From final chapter of Thoreau’s Walden: “I left the woods for as good a reason as I went there. Perhaps it seemed to me that I had several more lives to live, and could not spare any more time for that one. It is remarkable how easily and insensibly we fall into a particular route, and make a beaten track for ourselves. I had not lived there a week before my feet wore a path from my door to the pond-side; and though it is five or six years since I trod it, it is still quite distinct.”
Poza Honda Ecuador – Yes; I am moving. Like Thoreau, I retreated to a pristine and serene location which served as an incubation chamber for inward and outward reflections. Hundreds of bird species seemed to conspire to provide daily opportunities to ‘Name that Bird’ and learn more about each one. Also like Thoreau, I chose to wean away after two years, most likely for similar reasons. Soon there will be time to expand on the details of this new move, but presently most of my time is spent — moving! It was time, however, to send a smoke signal! I will publish this then get on the road until my next trip/load on Sunday. See you then!
Your support continues to humble me, and I know that no matter what my choices are, you’re there in the cheering section and wishing the best for me. Enjoy the post!
A year ago the Variable Seedeaters were some of the most-predictable and easily seen birds along the road. My challenge was to get as close as possible without spooking them! Like feral cats, in time they grew tolerant of my interest. The latter images were titled, “Seedeaters eating tainted seeds.” — and then slowly they disappeared. Herbicides sprayed on the pasture killed not only small broad-leaved plants, but also young balsas. The seedeaters and doves foraged here; a year later, only a few are spotted in various places. Will they return only to feast on tainted seeds in the future? It’s time to find ways to stop unregulated use of pesticides.
I do not plan to abandon those beloved birds and my equally beloved and precious neighbors at Poza Honda. There is a carrot on the stick, and like Thoreau, there are “several more lives to live, and could not spare any more time for that one.”
Presently I am between the two locations one load at a time, and of course there are hundreds of stories. There has been very-little time to stop for internet, and when there is time, I need rest. Next week I hope to get a new visa stamped into my passport, and that story is worthy of a post!
Misty rains continue – just enough to delay loading the truck, which is 60 of my footsteps from the house on a normal day – and 70 when carrying a box or frame or board! A howler monkey meandered through the scene last week – as if to ask, “What’s this I hear about you leaving?” Ah yes, the monkey, the birds, the landscape and neighbors are all “the carrot” on the stick! When there’s more time, I’ll expand and share where and why and all of those questions that are more easy to share in future posts.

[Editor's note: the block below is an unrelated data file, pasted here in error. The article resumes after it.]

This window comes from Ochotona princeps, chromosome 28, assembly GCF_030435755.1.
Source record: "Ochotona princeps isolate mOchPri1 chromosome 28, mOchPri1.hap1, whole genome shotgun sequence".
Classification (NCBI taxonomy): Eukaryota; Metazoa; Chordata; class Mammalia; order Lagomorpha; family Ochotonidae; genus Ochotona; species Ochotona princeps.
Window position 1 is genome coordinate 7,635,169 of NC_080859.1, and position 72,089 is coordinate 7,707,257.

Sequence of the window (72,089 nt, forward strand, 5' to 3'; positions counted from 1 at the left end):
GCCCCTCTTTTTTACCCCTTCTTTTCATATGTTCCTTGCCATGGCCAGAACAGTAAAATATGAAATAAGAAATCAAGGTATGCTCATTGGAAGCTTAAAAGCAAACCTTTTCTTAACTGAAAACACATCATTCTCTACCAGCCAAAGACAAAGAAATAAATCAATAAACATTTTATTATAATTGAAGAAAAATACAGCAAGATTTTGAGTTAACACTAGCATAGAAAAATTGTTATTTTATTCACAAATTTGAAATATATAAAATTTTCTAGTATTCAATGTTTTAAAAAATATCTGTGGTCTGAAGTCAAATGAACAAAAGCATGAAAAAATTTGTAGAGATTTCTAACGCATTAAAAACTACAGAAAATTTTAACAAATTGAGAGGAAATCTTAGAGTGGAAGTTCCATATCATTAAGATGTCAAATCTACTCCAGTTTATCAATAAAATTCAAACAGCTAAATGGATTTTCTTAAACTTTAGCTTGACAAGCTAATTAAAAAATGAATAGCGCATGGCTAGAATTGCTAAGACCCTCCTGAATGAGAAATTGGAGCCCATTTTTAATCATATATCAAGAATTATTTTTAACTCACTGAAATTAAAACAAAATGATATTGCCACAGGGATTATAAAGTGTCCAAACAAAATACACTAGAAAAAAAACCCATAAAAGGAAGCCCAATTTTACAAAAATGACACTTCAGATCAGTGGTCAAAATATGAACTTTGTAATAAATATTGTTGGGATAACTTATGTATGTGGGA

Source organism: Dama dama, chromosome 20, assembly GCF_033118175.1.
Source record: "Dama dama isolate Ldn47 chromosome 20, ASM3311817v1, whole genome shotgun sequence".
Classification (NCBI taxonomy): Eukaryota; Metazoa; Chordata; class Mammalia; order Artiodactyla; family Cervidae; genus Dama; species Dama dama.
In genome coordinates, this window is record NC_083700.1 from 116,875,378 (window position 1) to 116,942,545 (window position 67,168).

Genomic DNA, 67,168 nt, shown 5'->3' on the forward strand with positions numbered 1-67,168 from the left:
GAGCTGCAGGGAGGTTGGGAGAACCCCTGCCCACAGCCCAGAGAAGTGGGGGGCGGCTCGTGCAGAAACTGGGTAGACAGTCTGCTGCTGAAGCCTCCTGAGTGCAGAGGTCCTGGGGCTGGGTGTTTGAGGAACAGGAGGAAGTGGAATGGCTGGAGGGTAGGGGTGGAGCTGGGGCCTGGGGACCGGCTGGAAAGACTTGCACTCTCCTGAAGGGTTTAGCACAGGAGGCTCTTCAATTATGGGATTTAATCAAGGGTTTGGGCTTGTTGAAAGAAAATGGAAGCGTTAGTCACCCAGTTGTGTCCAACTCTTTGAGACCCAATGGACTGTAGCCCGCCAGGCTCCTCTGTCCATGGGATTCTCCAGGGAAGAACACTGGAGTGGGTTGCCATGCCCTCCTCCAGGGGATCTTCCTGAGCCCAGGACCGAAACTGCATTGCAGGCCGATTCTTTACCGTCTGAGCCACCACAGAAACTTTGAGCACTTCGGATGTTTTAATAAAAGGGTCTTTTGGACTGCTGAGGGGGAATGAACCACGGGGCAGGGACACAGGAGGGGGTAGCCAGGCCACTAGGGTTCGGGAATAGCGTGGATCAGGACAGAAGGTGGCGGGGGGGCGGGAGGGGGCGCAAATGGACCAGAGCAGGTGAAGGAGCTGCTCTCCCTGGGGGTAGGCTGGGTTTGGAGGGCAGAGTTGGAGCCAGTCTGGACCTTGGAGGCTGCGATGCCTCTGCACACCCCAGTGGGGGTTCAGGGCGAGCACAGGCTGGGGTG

These quotes from that final chapter of Walden pair well with my own attitudes about life and our world:
“… I learned this, at least, by my experiment; that if one advances confidently in the direction of his dreams, and endeavors to live the life which he has imagined, he will meet with a success unexpected in common hours.”
“…If you have built castles in the air, your work need not be lost; that is where they should be. Now put the foundations under them.”
“…Some would find fault with the morning red if they ever got up early enough…
(This one is for you, Hugh:)”…While England endeavors to cure the potato-rot, will not any endeavor to cure the brain-rot, which prevails so much more widely and fatally?”
…If a man does not keep pace with his companions, perhaps it is because he hears a different drummer. Let him step to the music which he hears, however measured or far away. It is not important that he should mature as soon as an apple-tree or an oak. “
“…However mean your life is, meet it and live it; do not shun it and call it hard names. It is not so bad as you are. It looks poorest when you are richest. The fault finder will find faults even in paradise. Love your life, poor as it is. .. the setting sun is reflected from the windows of the alms-house as brightly as from the rich-man’s abode; the snow melts before its door as early in the spring.
I do not see but a quiet mind may live as contentedly there, and have as cheering thoughts, as in a palace. The town’s poor seem to me often to live the most independent lives of any. May be they are simply great enough to receive without misgiving… Cultivate poverty like a garden herb, like sage. Do not trouble yourself much to get new things, whether clothes or friends. Turn the old; return to them. Things do not change; we change. Sell your clothes and keep your thoughts.” – (All quotes from Henry David Thoreau’s Walden)
I haven’t sold my clothes, but I will now be living where I can send small items via postal service – and paintings on canvas (rolled) through DHL. If you’re interested in owning an original, start here: 2019 PDF – Lisa Brunetti -Nature Studies Sampler